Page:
That would mean that over 30 years, 21.2 billion tons of CO2 would be released into the atmosphere. Reducing this level to gradually achieve net zero emissions in 2050 poses an enormous technological challenge that the IATA estimates will cost companies around $1.55 trillion between 2020 and 2050.

 

10,000% Increase In Production

IATA says that the main solution lies in the use of sustainable aviation fuels (SAF), which would allow the industry to get 65 percent of the way toward its goal.

These fuels — made from biomass, waste oils and could even be made from carbon capture in the future — have the advantage that they can be used directly in existing aircraft, which are designed to run on 50-percent blends of kerosene. And such fuel sources can reduce CO2 emissions by 80 percent compared to kerosene over their entire life cycle, according to IATA.

Airbus and Boeing have pledged that their fleets will be able to fly 100 percent on SAF by 2030, but SAF accounts for less than 0.1 percent of aviation fuel currently used.

Encouraged by governments, the infrastructure to produce SAFs is being set up in the United States and Europe, but is still embryonic — and the cheapest fuel that comes out costs four times more than kerosene, a fossil fuel.

“The problem is the capacity and the supply,” said Mikosz, who said the goal was “basically to grow to 450 billion liters of SAF compared to 100 million liters.”

“We need to multiply our supply by 10,000 percent,” he said.

Still, IATA believes that the technological advances promised by the aerospace industry, in particular new electric or hydrogen planes such as those that Airbus is preparing for 2035, are not yet a, sure enough, bet for the sector to rely on in order to “decarbonize” beyond 13 percent by 2050.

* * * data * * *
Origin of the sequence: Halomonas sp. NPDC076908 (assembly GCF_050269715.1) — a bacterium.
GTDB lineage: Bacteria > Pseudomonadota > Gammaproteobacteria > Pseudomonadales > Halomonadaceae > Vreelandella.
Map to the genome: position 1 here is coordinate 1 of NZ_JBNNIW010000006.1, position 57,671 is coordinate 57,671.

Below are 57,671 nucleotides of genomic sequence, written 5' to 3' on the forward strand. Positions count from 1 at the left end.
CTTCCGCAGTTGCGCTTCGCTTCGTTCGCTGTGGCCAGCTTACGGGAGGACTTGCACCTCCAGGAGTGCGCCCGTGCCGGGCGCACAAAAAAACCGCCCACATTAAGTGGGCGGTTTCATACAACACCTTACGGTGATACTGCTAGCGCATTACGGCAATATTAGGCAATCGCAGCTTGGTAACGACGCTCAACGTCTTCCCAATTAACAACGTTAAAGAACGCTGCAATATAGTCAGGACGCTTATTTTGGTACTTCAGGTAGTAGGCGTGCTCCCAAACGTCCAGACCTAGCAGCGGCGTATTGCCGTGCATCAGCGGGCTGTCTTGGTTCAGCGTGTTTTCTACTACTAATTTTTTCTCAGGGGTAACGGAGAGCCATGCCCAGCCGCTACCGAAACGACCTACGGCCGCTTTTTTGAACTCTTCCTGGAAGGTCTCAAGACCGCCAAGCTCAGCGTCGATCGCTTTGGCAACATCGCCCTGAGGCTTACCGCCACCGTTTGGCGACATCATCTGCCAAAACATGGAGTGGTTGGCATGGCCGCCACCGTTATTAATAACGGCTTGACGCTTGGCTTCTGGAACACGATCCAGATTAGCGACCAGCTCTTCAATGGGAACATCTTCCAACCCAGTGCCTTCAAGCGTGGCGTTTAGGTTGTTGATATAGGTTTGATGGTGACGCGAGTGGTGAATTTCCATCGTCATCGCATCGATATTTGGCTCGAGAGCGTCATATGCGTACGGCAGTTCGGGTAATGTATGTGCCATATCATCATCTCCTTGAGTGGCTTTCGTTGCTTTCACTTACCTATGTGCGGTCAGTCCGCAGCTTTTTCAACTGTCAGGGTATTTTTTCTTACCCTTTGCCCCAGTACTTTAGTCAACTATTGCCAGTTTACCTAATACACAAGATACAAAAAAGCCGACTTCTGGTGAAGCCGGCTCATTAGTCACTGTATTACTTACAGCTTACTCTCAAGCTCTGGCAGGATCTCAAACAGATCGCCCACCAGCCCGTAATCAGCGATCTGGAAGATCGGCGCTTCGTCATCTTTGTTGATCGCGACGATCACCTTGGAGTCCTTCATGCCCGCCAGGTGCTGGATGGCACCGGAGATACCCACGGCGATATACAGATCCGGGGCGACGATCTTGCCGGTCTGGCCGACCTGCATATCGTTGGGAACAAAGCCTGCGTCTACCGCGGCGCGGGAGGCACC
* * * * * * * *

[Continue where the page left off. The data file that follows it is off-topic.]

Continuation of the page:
“If those technologies do not deliver what we need by 2050… we can compensate it through SAF,” said Mikosz.

The European aviation sector, in publishing its own roadmap towards carbon neutrality for 2050 last February, said it was counting on technological advances to cut 37 percent of its emissions by 2050 and on SAF to cut 34 percent.

IATA’s strategy, like that of the European aviation sector, also relies on a system of carbon capture and emissions trading to start the transition, amounting to 19 percent of the total reduction.

But environmental NGOs have criticized the use of carbon capture and offsetting mechanisms, asking that they be used only after all other mitigation options have been implemented.

Airlines Need Up To $200 bn In Emergency Aid – IATA

 

 

Up to $200 billion is needed to rescue the world’s airlines during the coronavirus crisis, the global aviation association said Thursday, appealing especially to African and Middle Eastern countries to provide emergency assistance.

“Support measures are urgently needed,” the International Air Transport Association said in a statement, adding that “on a global basis, IATA estimates that emergency aid of up to $200 billion is required”.

Airlines worldwide face an unprecedented existential threat as the COVID-19 pandemic, which has killed more than 9,000 people around the world, shuts down global travel.

“Stopping the spread of COVID-19 is the top priority of governments,” IATA chief Alexandre de Juniac said in the statement.

“But they must be aware that the public health emergency has now become a catastrophe for economies and for aviation,” he said, pointing out that “the scale of the current industry crisis is much worse and far more widespread than 9/11, SARS or the 2008 global financial crisis.”

“Airlines are fighting for survival,” he said, warning that “millions of jobs are at stake.”

IATA expressed particular concern for the situation in Africa and the Middle East, where many routes have been suspended, and where demand has fallen by as much of 60 percent on the remaining routes.